Degree Granting Department
Catherine Bénéteau, Ph.D.
Arthur A. Danielyan, Ph.D.
Yuncheng You, Ph.D.
expected value, filters, Fourier series, mean square error, wavelet shrinkage
In the field of signal processing, one of the underlying enemies in obtaining a good quality signal is noise. The most common examples of signals that can be corrupted by noise are images and audio signals. Since the early 1980's, a time when wavelet transformations became a modernly defined tool, statistical techniques have been incorporated into processes that use wavelets with the goal of maximizing signal-to-noise ratios. We provide a brief history of wavelet theory, going back to Alfréd Haar's 1909 dissertation on orthogonal functions, as well as its important relationship to the earlier work of Joseph Fourier (circa 1801), which brought about that famous mathematical transformation, the Fourier series. We demonstrate how wavelet theory can be used to reconstruct an analyzed function, ergo, that it can be used to analyze and reconstruct images and audio signals as well. Then, in order to ground the understanding of the application of wavelets to the science of denoising, we discuss some important concepts from statistics. From all of these, we introduce the subject of wavelet shrinkage, a technique that combines wavelets and statistics into a "thresholding" scheme that effectively reduces noise without doing too much damage to the desired signal. Subsequently, we discuss how the effectiveness of these techniques are measured, both in the ideal sense and in the expected sense. We then look at an illustrative example in the application of one technique. Finally, we analyze this example more generally, in accordance with the underlying theory, and make some conclusions as to when wavelets are an effective technique in increasing a signal-to-noise ratio.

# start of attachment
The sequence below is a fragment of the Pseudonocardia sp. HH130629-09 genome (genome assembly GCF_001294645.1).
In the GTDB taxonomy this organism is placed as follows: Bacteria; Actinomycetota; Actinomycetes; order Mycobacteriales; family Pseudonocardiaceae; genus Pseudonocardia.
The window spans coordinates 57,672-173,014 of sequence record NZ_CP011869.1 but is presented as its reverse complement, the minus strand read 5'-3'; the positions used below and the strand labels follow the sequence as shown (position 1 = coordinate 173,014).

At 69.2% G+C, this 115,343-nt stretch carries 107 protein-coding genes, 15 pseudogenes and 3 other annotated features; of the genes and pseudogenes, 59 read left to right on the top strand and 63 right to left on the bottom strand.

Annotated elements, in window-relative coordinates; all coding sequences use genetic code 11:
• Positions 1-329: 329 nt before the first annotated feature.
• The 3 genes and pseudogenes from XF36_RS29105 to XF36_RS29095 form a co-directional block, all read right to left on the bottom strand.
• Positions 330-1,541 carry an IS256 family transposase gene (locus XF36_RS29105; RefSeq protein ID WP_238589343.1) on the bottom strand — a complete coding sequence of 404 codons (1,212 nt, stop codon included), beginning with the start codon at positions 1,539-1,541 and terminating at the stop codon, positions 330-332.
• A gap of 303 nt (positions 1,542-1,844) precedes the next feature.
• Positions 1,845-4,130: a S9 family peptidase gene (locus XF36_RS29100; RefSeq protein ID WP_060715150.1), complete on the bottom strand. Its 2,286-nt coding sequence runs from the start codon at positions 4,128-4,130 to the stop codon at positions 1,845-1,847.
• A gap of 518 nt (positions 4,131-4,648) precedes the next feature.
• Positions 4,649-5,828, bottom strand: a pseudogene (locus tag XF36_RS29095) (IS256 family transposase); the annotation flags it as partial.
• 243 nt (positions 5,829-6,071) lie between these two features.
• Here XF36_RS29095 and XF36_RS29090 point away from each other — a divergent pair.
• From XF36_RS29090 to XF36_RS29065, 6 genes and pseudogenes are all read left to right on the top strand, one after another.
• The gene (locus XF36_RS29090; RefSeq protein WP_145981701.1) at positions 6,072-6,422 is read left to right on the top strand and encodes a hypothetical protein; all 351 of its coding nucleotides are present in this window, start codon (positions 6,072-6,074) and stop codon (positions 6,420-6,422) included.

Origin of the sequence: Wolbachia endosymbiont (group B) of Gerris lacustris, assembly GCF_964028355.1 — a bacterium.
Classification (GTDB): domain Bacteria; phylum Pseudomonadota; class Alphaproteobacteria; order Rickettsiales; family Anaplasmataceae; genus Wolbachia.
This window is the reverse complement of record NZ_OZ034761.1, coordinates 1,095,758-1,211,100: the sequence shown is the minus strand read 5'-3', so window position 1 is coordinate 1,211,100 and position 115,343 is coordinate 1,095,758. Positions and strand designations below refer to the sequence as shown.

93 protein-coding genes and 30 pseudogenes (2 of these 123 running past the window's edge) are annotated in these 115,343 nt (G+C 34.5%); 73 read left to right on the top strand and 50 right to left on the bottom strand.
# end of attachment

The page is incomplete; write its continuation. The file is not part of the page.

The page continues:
Scholar Commons Citation
DeNooyer, Eric-Jan D., "Statistical Idealities and Expected Realities in the Wavelet Techniques Used for Denoising" (2010). Graduate Theses and Dissertations.